You might wonder if you’ve ever met a black phoebe. They’re a variant of flycatcher, and they’re they hardest darned things to photograph, ever. They’re tiny, smaller than a sparrow – more finch-sized, really, and ALWAYS moving, flicking their tail, abruptly leaping up or diving, and zipping all over, deeply unconcerned with what you’d like them to do – much like all of my other backyard neighbors.

Peachtree 244

a plum tree sings of phoebe

Black phoebe sits and sings near me
Concerned with only my gnat pests
He could care less that I’m a tree
With Damson blossom buds as guests.
Just bugs for him. His whistled call
Says mostly that it’s “time to eat!”
My branches reach for Sunlight’s fall.
(My leaves are waiting ’til there’s heat.)

My human comes to fuss at me
And gently touch a blossom guest.
She worries there’s no guarantee
That frost won’t make my branches stressed.
But phoebe flits, and doesn’t know
If flies tomorrow he will find –
“But look,” he tweets, “the lily grows!”
(Birds worry less than people-kind.)

Black phoebe, dining on the fly
Nabs lacewing here, a moth elsewhere –
Aerial antics amplify
The birdkind version of a prayer
To Spring. To flight, to frigid wind
As blossoms shimmy in the breeze –
Sing, even if the world should end
Use beauty’s balm your mind to ease.


There are more masks hiding and revealing all sorts of things amongst the poetry sibs this month. Laura’s enlightening us, while Sara’s sharing treasures. Liz is in the kitchen, while Rebecca is using windows as eyes. Tricia was gluing the last bits of her mask together as she also leapt a tall building in a single bound, while Kelly and Andi have hung up their masks for today, so we’ll see them next time.

Poetry Friday is graciously hosted today @TeacherDance. Thank you, Linda B!

Ah, friends, I’ve heard it in the chillest land (which is where it feels like most of us live just now) -/ And on the strangest Sea (also what we live in now on the West Coast, despite this bright blue picture on a briefly dry afternoon)-/ Yet – never – in Extremity,/ It asked a crumb – of me.

Miss Emily reminds us that no matter where we are, we must listen for it… Singing, I mean. Get out and listen to things with feathers this weekend. And if you can’t hear the hope, sing it aloud for someone else. Tough times for many of us just now, but holding each other up, we’re going to make it. Keep singing.

Peachtree 243

{this day needs a poem}

It Has Come to My Attention

It has come to my attention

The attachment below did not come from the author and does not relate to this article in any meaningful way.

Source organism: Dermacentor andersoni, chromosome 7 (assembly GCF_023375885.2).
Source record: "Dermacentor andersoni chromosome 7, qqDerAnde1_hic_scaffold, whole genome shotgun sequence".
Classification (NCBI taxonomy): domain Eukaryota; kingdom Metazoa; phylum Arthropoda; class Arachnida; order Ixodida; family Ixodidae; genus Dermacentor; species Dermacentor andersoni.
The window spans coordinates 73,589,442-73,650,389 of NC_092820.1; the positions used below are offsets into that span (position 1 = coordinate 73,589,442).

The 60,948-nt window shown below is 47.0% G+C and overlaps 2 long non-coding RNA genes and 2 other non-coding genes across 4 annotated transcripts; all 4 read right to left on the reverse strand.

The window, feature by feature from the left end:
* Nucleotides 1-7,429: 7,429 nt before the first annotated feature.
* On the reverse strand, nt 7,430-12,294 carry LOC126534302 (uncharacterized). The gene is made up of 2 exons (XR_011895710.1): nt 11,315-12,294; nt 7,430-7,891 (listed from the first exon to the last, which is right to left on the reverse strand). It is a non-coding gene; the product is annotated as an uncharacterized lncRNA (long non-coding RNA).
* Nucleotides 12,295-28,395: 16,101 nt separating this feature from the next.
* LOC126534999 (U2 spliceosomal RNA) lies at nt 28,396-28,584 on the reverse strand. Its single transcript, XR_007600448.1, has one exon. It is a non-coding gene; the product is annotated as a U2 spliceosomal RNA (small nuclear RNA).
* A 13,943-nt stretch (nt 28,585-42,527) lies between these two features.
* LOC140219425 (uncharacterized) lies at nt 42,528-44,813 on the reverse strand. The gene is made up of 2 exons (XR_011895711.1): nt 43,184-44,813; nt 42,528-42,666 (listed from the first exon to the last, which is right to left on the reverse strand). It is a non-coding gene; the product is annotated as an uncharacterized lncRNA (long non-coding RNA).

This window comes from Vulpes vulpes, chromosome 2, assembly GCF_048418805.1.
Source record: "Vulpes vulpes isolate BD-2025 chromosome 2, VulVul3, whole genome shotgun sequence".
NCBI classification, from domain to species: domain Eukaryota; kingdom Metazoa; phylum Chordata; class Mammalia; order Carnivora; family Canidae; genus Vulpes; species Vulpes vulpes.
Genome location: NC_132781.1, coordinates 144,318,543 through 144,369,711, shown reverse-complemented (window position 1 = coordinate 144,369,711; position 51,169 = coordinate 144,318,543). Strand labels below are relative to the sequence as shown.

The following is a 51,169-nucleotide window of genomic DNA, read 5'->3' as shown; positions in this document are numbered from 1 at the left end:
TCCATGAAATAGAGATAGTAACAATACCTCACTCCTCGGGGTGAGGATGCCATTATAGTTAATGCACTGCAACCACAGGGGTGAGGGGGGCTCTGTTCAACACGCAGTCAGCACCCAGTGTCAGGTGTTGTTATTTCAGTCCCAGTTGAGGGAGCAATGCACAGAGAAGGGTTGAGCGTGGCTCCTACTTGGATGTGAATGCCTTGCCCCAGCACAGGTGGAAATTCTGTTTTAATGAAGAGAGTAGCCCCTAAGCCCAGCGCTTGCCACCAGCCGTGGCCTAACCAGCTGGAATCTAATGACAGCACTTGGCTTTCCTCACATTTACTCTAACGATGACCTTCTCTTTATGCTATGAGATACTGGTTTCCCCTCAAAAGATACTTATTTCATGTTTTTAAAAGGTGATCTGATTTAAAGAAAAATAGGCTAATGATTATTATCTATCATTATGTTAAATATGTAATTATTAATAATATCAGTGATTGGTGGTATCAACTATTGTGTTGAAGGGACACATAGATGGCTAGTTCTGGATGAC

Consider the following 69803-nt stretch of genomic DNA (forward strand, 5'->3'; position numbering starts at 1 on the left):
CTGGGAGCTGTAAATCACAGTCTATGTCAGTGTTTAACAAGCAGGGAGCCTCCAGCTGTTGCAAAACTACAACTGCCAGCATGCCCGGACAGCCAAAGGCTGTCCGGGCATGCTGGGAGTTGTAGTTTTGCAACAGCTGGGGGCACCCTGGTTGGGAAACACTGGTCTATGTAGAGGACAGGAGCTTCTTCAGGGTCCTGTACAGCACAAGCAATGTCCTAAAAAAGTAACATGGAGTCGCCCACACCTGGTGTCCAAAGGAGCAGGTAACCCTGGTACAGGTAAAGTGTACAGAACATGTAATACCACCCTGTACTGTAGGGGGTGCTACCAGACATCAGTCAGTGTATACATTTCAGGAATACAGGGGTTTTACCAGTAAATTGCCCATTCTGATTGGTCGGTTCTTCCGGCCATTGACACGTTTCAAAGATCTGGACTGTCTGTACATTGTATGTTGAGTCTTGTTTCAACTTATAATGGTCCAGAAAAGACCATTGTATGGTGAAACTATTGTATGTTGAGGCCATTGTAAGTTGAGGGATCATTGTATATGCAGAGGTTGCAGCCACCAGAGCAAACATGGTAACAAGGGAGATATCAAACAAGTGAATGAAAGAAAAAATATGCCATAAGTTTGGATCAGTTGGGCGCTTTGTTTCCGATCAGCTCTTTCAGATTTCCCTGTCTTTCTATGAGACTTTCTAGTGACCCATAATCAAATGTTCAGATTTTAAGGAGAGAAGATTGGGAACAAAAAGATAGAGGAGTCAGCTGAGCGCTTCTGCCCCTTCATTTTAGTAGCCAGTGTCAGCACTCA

that people like me
are not generally welcome in fairy tales.

It’s the talking birds that do it.
The minute a sparrow shows up to pipe a direful warning
it’s all over
down at the first hurdle
done

The body in the fifty-fathom well
will have to wait
the old woman turned into a hare
the murdered mother in the juniper tree
as I whip out my Sibley guide and look for the entry
with the fieldmark labeled capable of human speech.

For this crime
I have been accused of a failure of wonder
of having chained up my inner child and sent her
to work in the salt mines.

But the truth
(if you really want to know)
is that I have read too many fairy tales
and lives a bit too long
to be surprised by anything that happens in
the cottages of lonely woodcutters.

I can even venture a guess
to why the bear speaks with the voice of a maiden
(my heart goes out to her)
and why, when the animal has saved your life
you will be required to make a harp out of its bones.

These are old familiar mysteries
as love is an old familiar mystery
the dwarf’s name
the contents of the enchanted walnut
the thing which stands behind the mill.
Fairy tales are human things
which we have chewed over
since before we could eat solid food.

But a bird!
A bird that talks!
This is outside my experience
this un-parrot-like fluency.
I have so many questions –
Where did you learn?
and How do you make the P’s and B’s and M’s with that stiff beak?

and most important,
Are there more like you out there?

– forward from Toad Words And Other Stories by T. Kingfisher

{pf: poetry sisters “in the style of”}

Welcome, February, that shortest month, which is crammed with celebrations of African Americans, romance, presidents, and, oddly, pie. And cherries – though I am afraid the blossoms will this year be somewhat delayed. Nevertheless, we celebrate – and please join us in welcoming scientist and fellow word nerd, Rebecca Holmes as she joins the poet-ing this month.


The first time I read Marilyn Nelson’s “Minor Miracle” I thought to myself that this was her “Incident” poem. “Incident,” by Countee Cullen, is a short, and unemotional rendering of a small child’s trip to Baltimore, and the emotional stab at the end is not worse than the first, but somehow more painful for the lack of bleeding. In Nelson’s poem, the unemotional accounting persists and allows the reader space to take in both the offense and the conclusion from the same distance. It is a small moment, writ large emotionally. Our task this month was to write a poem “in the style of” Marilyn Nelson’s work, and identify and acknowledge a minor miracle of our own.